It’s more than knowing the role though. Make sure to read the specific job posting multiple times to fully understand the specifics. Don’t rely on assumptions based on other positions because each job will be unique in its requirements. For example, some Customer Success roles have a really strong sales focus. Others are more focused on building and maintaining customer relationships and may not be sales-focused at all.
If you can clearly determine the job duties by reading the job posting, you can build your answers to interview questions in a way that showcases how your skills and personality align with the job’s specific functions. Sometimes you can look up interview questions in advance using Glassdoor. You can also reach out to your network or The Teacher Career Coach Course private community if you’re a current course member, to learn questions that other people had to answer.
Then you can start preparing your answer using language specific to the particular job and industry. Yes, they have your resume and clearly know that you’re a transitioning teacher, but it is vital that you can show them you’ve done the homework and you know what the role entails. You want to show them that you’ve immersed yourself in this new world. It shows initiative and that you’re passionate about the role. This all helps to alleviate some of the nerves of a hiring manager who might be afraid that you’re a career hopper. Honestly, hiring managers may have reservations, thinking you’re applying to any position in order to get out of teaching. While that might be the honest-to-goodness truth, you really don’t want the hiring manager to know that or feel that way.
Interviewing Outside of Teaching Tip #2: Be Yourself And Own Your Awesomeness.
My next tip is to own your awesomeness. You are qualified and you have many accomplishments, but it is very likely that you’re selling yourself short. So many teachers suffer from low career self-esteem. We’ve been devalued for so long in our experience in education that we forget how freaking amazing that we are.
You have done amazing things, and I’m not just talking about your regular teaching duties. I mean, even beyond that. You are extremely well organized. You have juggled managing upwards of 30 clients on a daily basis. You track data. You make appropriate adjustments on a quarterly basis to meet your company’s objectives. You strive for amazing customer relationships. You reach out to your customers or clients on a regular basis. You simply go above and beyond. You know your customers so well that you can likely anticipate problems before they even arise. You’re also able to chunk any complex subject into bite-sized pieces to then easily train others on it.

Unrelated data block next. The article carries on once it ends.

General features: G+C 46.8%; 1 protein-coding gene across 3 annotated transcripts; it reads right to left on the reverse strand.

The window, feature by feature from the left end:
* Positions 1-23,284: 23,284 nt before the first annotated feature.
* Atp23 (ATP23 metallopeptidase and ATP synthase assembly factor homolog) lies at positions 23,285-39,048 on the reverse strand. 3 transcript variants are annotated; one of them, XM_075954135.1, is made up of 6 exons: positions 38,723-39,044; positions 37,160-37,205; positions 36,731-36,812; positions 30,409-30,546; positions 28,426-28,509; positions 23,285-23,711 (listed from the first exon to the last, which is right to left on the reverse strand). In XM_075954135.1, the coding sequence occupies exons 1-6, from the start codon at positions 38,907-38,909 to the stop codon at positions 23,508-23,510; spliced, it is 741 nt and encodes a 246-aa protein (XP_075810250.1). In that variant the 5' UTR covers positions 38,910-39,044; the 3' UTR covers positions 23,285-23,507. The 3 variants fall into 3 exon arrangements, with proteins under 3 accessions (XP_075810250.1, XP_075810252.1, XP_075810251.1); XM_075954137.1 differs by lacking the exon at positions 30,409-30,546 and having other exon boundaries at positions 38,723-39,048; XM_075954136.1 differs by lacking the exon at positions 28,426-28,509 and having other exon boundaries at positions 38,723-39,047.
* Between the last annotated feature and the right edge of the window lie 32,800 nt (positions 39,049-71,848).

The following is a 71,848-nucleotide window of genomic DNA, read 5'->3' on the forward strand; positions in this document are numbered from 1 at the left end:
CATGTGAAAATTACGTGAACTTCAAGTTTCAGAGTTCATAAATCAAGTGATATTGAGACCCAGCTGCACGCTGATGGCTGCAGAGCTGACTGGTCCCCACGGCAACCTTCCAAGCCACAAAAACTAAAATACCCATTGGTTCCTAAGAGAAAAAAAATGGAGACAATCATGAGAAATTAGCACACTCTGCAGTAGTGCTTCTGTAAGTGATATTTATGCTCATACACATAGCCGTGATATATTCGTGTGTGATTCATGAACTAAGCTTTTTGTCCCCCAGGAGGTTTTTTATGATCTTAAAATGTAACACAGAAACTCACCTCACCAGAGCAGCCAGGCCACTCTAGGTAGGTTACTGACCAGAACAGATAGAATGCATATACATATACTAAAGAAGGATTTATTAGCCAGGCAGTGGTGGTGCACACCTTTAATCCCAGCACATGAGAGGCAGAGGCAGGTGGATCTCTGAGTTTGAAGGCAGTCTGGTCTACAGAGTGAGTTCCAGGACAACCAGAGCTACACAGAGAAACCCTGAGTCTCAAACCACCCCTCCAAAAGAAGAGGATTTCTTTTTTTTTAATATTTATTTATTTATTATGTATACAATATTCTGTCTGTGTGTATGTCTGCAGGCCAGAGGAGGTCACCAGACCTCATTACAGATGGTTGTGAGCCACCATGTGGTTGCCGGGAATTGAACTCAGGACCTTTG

Now, those are just a few of your many amazing attributes. I want you to start writing them down. It’s time you own them. Literally, practice telling yourself in the mirror how freaking awesome and accomplished you are. It can be difficult and challenging to see this in ourselves. Teachers suffer from—and have to work hard to overcome—some serious imposter syndrome.
Owning your own awesomeness can help you come into an interview with confidence. If this role is inside an education company, you can even leverage your experience as a subject matter expert. I mean, you are so valuable in whatever position it is at an education company because you know how their ideal client thinks. You know how to speak to the ideal client. You know how to handle any objections or pain points that their clients may have about their particular product. You were the ideal client and in many ways that is the ultimate experience.
Interviewing Outside of Teaching Tip #3: Remain Positive.
Tip number three is to always keep it positive. Remember earlier how I said you need to alleviate some of the nerves of hiring managers who may be afraid you are a career hopper? They don’t want to think that you were only applying to this position to get out of teaching. And it’s a very real possibility that they will think that.
They also might be afraid that you might be the toxic one. So, they need to make sure that you’re not coming in with a bad attitude. Therefore, you cannot bash your last career or your last employer. You need to answer questions about your decision professionally and with optimism about your future in this new role. That will help to alleviate any concerns that they may have.